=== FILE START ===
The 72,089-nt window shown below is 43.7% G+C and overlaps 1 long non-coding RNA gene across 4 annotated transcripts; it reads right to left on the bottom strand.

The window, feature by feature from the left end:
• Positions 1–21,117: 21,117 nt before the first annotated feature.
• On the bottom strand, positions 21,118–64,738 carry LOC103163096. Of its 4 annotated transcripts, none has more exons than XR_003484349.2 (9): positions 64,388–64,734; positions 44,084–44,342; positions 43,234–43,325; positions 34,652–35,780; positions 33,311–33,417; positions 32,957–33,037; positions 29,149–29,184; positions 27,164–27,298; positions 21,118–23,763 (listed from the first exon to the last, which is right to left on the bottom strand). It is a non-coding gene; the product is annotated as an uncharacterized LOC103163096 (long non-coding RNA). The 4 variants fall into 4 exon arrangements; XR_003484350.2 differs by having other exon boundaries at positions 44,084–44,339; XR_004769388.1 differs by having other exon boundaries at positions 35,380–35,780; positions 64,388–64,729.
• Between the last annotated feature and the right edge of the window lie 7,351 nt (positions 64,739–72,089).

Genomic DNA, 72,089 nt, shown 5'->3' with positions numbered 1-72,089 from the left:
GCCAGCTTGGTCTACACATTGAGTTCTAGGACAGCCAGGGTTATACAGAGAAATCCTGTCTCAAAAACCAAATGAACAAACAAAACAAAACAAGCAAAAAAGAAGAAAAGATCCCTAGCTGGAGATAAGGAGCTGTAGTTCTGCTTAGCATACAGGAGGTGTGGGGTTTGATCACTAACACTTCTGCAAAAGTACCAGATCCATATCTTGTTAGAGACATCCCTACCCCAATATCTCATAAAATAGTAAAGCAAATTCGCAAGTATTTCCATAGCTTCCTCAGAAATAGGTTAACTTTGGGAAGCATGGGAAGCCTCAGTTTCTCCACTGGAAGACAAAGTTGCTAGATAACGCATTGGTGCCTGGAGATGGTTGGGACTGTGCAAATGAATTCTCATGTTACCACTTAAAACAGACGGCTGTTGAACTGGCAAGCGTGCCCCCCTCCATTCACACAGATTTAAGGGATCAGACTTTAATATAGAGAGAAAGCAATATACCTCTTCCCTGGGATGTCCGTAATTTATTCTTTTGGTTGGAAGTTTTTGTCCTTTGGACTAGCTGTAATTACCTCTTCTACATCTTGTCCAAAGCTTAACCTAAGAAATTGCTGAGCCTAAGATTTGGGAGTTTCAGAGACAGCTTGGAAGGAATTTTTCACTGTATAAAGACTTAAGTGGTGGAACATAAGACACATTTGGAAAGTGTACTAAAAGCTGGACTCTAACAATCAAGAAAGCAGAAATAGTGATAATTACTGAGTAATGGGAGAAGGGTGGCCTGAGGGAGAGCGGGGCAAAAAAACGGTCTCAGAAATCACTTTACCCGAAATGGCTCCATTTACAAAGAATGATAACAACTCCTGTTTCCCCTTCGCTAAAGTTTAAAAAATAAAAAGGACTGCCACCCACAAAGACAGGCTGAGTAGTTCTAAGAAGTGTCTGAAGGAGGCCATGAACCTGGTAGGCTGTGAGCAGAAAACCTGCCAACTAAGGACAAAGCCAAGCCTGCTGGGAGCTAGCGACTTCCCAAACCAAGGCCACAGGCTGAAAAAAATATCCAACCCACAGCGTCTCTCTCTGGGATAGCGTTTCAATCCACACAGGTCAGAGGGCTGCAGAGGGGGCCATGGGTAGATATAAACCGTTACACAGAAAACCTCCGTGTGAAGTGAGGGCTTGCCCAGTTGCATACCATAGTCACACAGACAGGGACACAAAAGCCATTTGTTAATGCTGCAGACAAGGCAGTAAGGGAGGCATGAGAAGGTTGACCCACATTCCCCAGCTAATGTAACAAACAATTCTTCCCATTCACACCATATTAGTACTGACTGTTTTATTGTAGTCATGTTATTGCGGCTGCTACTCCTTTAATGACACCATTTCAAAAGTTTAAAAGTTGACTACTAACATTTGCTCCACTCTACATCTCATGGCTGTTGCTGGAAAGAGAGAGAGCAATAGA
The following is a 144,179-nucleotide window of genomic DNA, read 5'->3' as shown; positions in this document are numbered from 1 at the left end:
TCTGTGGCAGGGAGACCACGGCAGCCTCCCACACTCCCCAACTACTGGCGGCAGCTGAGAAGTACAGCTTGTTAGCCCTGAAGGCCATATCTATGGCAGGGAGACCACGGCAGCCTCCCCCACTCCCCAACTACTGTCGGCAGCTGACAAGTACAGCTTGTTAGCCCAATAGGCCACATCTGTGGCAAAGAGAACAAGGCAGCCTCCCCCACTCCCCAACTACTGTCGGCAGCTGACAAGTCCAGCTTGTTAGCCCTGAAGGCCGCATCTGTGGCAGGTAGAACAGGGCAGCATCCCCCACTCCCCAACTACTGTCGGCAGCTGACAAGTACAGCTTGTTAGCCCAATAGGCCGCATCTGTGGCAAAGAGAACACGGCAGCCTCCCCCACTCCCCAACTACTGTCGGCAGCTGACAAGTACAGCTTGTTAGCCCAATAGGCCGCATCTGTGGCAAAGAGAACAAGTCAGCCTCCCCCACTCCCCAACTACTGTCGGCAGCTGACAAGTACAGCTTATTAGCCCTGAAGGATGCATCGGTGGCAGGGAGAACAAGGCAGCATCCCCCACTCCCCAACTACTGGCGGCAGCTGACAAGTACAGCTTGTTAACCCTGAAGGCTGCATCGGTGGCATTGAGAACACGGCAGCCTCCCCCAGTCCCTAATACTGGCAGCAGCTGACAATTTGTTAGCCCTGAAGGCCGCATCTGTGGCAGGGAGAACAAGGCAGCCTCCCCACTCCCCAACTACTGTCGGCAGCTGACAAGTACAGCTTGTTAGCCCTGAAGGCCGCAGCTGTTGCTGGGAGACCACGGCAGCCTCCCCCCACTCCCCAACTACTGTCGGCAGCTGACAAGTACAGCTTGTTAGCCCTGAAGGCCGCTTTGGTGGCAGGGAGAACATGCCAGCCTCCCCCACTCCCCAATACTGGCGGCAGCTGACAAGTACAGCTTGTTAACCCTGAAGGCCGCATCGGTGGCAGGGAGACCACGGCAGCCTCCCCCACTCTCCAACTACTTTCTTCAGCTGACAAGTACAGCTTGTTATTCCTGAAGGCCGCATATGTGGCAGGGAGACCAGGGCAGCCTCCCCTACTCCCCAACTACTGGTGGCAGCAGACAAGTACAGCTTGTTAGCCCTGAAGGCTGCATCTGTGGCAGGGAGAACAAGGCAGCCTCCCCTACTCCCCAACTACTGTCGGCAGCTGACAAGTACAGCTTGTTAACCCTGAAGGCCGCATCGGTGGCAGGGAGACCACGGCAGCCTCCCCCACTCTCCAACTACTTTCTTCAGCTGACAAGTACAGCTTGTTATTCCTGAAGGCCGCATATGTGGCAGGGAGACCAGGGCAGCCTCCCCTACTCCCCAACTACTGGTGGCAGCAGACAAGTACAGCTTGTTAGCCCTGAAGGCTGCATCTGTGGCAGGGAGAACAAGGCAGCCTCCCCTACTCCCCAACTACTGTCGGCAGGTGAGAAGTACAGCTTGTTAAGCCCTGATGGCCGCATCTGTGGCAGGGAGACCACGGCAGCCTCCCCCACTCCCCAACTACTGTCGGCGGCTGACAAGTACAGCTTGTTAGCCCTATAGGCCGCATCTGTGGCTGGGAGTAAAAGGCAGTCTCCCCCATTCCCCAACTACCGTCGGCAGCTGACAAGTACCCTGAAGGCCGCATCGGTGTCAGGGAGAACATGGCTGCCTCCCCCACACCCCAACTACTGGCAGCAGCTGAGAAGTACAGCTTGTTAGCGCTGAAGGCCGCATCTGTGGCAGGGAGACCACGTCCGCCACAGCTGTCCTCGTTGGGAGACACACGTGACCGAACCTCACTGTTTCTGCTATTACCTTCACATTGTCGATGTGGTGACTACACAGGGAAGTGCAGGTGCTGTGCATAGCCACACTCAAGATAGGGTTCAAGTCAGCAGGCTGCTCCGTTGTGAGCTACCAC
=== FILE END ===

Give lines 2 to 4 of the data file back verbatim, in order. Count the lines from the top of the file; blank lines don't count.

The window, feature by feature from the left end:
• Positions 1–21,117: 21,117 nt before the first annotated feature.
• On the bottom strand, positions 21,118–64,738 carry LOC103163096. Of its 4 annotated transcripts, none has more exons than XR_003484349.2 (9): positions 64,388–64,734; positions 44,084–44,342; positions 43,234–43,325; positions 34,652–35,780; positions 33,311–33,417; positions 32,957–33,037; positions 29,149–29,184; positions 27,164–27,298; positions 21,118–23,763 (listed from the first exon to the last, which is right to left on the bottom strand). It is a non-coding gene; the product is annotated as an uncharacterized LOC103163096 (long non-coding RNA). The 4 variants fall into 4 exon arrangements; XR_003484350.2 differs by having other exon boundaries at positions 44,084–44,339; XR_004769388.1 differs by having other exon boundaries at positions 35,380–35,780; positions 64,388–64,729.